Advent is about the Bible. From Genesis to Revelation, God promised the Advent or coming of His Son, Jesus Christ. In the Old Testament , we look expectantly for the Advent of God’s forever King just as Prophet Isaiah declared, “For unto us a Child is born, Unto us a Son is given; And the government will be upon His shoulder. And His name will be called Wonderful, Counsellor, Mighty God, Everlasting Father, Prince of Peace” (Is 9::6). In the New Testament, the angel brought the good tidings of great joy by announcing the birth of the Saviour, who is Jesus Christ (Luke 2:8-11). Advent points us to the key Biblical themes of Hope, Peace, Joy, and Love that will ultimately come to their fulfilment in the Second Coming of Jesus Christ. Regardless of how hopeless our circumstances are, Biblical hope waits expectantly for God to bring His goodness to bear in our present and future. At Advent, we don’t just look at the past, we look forward to a better future, eternal life in Jesus Christ. In the Bible, the Advent of Jesus is the arrival of peace and peace in the Bible context is not just the absence of conflict but a pointer to the Ultimate Prince of Peace, Jesus Christ.
Biblical joy is not base on material things or circumstances of this temporal life but an attitude that believers adopt in view of God’s love, promises, and the anticipation of Jesus’ Second Coming. Considering the fact that ‘the Bible is this planet’s best selling book,’ Advent invites us to rethink the Bible especially in considering ‘the embarrassing incidence of biblical illiteracy among professing Christians.’ Professor Robert Wall in his Lecture, 2018, ‘Rethinking the Bible,’ published in the Wesleyan Theological Journal, Volume 53, Number 2, Fall 2018, explained that, ‘Christians of all kinds not only buy the Bible but gladly affirm it as God’s word, and so seek out its teaching to secure their beliefs and practices.’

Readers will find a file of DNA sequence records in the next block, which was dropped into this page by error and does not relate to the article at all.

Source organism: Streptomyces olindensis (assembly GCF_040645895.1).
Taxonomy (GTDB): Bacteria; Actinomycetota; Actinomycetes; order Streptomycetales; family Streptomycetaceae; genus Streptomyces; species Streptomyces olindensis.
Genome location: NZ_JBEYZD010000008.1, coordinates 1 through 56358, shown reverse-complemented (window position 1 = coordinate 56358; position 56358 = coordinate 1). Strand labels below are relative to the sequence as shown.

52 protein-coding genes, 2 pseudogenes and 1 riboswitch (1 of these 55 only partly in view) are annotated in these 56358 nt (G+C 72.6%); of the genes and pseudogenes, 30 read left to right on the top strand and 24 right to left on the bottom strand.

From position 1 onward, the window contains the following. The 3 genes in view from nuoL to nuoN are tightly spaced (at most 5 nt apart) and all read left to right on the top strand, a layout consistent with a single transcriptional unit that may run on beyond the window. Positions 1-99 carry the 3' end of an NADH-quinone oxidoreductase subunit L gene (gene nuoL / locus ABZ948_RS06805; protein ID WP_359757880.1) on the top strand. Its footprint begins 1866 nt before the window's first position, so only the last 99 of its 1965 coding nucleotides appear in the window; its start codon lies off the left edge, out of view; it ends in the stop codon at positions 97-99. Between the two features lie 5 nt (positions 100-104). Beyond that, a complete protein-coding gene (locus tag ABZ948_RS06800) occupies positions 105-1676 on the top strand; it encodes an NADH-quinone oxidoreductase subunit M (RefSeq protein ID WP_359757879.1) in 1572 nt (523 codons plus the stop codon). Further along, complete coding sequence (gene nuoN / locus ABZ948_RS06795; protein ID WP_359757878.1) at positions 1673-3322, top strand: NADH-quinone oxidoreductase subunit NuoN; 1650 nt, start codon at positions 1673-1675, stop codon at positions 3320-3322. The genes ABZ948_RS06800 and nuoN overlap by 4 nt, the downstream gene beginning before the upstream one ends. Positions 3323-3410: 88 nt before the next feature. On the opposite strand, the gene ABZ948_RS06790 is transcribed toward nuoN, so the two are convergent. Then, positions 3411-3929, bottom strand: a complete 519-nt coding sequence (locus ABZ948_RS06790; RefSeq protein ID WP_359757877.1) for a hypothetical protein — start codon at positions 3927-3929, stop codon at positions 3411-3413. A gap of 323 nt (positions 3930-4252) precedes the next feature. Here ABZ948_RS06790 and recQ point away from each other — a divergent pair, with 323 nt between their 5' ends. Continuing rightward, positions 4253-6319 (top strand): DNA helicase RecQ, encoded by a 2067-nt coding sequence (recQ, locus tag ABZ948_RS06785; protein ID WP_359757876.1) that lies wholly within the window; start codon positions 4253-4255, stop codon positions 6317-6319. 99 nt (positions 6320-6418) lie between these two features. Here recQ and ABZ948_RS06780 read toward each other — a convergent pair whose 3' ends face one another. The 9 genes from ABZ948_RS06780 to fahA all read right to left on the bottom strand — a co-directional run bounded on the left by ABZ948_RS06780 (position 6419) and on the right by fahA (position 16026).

Advent offers a missional opportunity to do this bearing in mind that ‘Bible reading … is a Spirit-sanctified practice of an earnest discipleship.’ Using the words of Wall, Advent shaped by the four key Biblical themes could help us to overcome ‘the rise of scepticism and disaffection of many who were raised as Bible-believing Christians.’ The challenge is that ‘the rise of scepticism’ among others ‘has created a cultural atmosphere that has become flat-out hostile to the church’s affirmation of scripture’s authority and the presumption of its continuing relevance for the next generation of believers.’
We are therefore in an age of ever-increasing apostasy, however, we have several books in the Bible written to help us with what Jesus called the great falling away. Advent shaped by Biblical themes reminds the Church as the Bible’s principal address hence, the need to overcome ‘a cultural atmosphere that has become flat-out hostile to the church’s affirmation of scripture’s authority …’ Bearing in mind that, ‘the Bible’s future is in trouble in our post-Christian and pissed-Christian world,’ Advent summons us to rethink the Bible with emphasis on hope, peace, joy, and love, which God sent with Jesus Christ. Advent that rethink the Bible points to a living hope of an inheritance reserved in heaven (1 Pet 1:3-5). Advent that rethink the Bible seek peace through the Prince of Peace, Jesus Christ. Advent that rethink the Bible with the coming of Jesus Christ first time, live with hope, peace, joy, and love till His Second Coming.